Friday, January 14, 2011

Review: Ex Machina V2: Tag

It seems crazy that in 2011 folks all over are still fighting for same-sex marriage rights.  I feel like the things I read most often: fantasy and comics, with the occasional exception, often value escapism over dealing with contemporary issues such as gay rights.  Well, given that Ex Machina is a modern story about a mayor in the city of New York, it is only fitting that the series covers some hot/controversial topics.

In the second volume of this engaging series, Mayor Hundred makes the most controversial decision of his political career, which is sort of saying a lot given his past political dramas.  Thanks to that decision, (legalizing same-sex marriage) Hundred is forced to face tough questions about his own sexual preferences, all while dealing with a strange, possibly supernatural power that plagues the subways.

Someone has been putting up mysterious tags in the subway tunnels that sort of resemble Chinese script.  Mutilated bodies of humans and animals have been found near these tags, and they seem to be somehow connected to the source of Hundred's power, and his past days of heroic adventures.

Once again, Ex Machina features a nice blend of super powered action and political wheeling and dealing.  While that stuff is certainly at the center of this volume, this volume also provides a nice glimpse at the man himself, Mitchel Hundred.  If there is ever a politician I can relate to, it is Hundred.  He truly is a regular guy who simply wanted to do good, and through supernatural forces found himself in the position to actually do some good and make positive changes.  Hundred's approach to politicking resembles his status as a normal person.  He doesn't really follow any party lines, but still plays the political game quite well, and he seems to enjoy his wild card  status.  His mayor gig seems to be a 24/7 type thing, but Hundred does manage squeeze in the time to date a pretty reporter lady; simultaneously pursuing a lady he is interested in while quelling questions about his sexual preferences.  The date scene is quite good as it builds up Hundred's character a bit more, and fleshes out his personality.  It also ends hilariously.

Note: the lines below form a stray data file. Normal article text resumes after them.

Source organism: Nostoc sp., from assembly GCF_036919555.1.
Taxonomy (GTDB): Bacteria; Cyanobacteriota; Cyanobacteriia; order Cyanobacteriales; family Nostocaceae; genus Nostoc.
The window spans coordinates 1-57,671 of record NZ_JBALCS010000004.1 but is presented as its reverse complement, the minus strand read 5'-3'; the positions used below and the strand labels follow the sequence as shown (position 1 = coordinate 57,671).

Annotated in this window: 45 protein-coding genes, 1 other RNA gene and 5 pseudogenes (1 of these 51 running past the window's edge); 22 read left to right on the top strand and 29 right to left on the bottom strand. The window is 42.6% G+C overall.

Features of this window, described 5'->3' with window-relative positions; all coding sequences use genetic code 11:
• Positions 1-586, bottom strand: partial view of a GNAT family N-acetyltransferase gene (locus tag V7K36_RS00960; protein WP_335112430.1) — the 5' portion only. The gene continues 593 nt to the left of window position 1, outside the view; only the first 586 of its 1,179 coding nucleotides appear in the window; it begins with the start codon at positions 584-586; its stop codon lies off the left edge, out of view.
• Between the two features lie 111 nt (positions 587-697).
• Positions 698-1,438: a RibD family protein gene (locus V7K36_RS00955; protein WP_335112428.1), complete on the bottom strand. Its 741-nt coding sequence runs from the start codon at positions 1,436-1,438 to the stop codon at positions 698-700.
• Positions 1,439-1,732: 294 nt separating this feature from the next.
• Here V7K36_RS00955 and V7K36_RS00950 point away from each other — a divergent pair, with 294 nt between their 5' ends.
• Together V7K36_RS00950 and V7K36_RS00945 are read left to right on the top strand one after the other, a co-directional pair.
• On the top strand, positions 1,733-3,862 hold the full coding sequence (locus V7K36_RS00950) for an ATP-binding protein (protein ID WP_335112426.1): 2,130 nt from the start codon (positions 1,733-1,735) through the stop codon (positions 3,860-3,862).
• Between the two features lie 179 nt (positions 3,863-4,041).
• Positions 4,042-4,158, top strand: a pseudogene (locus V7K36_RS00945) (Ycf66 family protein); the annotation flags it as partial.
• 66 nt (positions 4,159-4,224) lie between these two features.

This volume also provides some more back story, adding in some of Hundred's adventures as the Great Machine, and his early relationship with the American government. I was definitely a little bit confused by the mystery glyphs, and how they connect to Hundred's powers, and his past.  I get the feeling that all that information is going to slowly get leaked over the course of this series.  Due to the slow unraveling of important plot points Ex Machina  is definitely a comic that demands full attention.  Sometimes it can be hard to keep all the flashbacks straight while maintaining a proper time line in my head.  I had to reference the first volume a couple of times to make sure I was getting it all.

Ex Machina is unlike most other comics out there.  It features a nice blend of heroics and political wrangling, but also demands your full attention, all while covering interesting topics that are pertinent to the modern world.  Add to that the fact that this comic is very well written, filled with fantastic characters and absolutely beautiful to look at.  Truly a great piece of engaging, fun, and compelling artistry.

Grade: B+

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